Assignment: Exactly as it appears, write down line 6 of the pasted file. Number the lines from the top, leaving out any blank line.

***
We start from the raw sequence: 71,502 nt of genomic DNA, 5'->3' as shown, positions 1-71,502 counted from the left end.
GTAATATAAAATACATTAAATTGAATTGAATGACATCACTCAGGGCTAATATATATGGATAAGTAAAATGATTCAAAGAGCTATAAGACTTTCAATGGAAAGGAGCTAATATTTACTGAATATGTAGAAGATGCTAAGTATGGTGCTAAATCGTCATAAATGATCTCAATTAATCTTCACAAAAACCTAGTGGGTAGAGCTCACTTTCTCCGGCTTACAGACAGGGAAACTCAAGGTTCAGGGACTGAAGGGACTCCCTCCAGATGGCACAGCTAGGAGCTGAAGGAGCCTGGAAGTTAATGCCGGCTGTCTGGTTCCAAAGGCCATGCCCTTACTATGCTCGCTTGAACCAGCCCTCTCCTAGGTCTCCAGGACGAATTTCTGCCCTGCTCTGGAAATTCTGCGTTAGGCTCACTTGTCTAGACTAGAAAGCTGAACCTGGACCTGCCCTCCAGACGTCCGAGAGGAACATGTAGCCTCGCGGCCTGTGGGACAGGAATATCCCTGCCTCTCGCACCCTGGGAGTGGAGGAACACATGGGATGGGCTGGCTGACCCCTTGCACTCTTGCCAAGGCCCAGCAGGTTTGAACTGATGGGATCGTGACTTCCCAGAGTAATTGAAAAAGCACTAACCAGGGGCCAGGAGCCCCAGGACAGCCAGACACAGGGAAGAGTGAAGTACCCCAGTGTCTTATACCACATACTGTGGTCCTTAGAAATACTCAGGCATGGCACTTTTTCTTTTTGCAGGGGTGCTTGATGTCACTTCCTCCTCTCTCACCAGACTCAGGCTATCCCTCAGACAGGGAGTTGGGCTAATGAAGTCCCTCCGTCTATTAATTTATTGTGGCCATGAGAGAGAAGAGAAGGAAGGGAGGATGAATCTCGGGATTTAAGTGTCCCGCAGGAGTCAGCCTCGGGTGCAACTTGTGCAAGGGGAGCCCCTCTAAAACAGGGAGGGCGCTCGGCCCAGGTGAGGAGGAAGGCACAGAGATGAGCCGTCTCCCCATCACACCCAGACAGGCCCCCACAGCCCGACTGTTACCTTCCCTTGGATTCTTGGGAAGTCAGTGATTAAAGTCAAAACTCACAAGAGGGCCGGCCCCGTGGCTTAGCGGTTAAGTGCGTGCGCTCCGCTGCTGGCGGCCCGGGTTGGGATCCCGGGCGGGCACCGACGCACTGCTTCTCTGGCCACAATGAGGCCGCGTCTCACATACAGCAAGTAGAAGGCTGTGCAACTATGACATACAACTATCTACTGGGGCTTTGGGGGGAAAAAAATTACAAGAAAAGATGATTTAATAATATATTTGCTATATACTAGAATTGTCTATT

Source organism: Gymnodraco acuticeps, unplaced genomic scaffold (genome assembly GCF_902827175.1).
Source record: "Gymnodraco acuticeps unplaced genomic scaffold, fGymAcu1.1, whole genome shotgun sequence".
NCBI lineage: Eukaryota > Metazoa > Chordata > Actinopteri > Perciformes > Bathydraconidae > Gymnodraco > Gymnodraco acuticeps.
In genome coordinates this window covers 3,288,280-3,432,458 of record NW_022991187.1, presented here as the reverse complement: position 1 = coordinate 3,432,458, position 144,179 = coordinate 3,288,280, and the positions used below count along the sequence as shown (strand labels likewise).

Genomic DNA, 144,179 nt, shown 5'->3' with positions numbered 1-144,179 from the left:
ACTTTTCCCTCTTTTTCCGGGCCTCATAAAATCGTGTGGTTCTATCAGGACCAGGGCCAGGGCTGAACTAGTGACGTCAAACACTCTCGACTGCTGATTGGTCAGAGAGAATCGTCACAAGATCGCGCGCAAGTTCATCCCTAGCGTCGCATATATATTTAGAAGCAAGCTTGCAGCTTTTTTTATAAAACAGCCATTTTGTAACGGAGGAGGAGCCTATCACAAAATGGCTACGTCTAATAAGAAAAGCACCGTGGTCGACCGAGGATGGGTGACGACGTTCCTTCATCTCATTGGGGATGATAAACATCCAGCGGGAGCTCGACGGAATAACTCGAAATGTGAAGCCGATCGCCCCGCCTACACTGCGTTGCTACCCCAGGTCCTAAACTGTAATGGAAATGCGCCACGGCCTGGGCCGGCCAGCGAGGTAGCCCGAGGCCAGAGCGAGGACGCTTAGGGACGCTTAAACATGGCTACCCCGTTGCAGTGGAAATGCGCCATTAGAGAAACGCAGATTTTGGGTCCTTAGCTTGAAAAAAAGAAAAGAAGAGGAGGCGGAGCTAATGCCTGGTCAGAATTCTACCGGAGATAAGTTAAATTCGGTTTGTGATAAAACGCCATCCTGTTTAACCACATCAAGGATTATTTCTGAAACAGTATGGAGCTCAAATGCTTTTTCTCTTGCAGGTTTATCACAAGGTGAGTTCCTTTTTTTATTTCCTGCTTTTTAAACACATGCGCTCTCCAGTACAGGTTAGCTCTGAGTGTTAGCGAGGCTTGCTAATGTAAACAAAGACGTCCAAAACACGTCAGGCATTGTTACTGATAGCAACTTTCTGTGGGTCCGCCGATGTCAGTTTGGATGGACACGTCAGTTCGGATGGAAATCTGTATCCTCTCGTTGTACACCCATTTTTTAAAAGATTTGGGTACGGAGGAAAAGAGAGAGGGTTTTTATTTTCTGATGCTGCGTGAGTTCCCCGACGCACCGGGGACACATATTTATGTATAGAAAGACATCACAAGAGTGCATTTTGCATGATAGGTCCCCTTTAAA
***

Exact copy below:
In genome coordinates this window covers 3,288,280-3,432,458 of record NW_022991187.1, presented here as the reverse complement: position 1 = coordinate 3,432,458, position 144,179 = coordinate 3,288,280, and the positions used below count along the sequence as shown (strand labels likewise).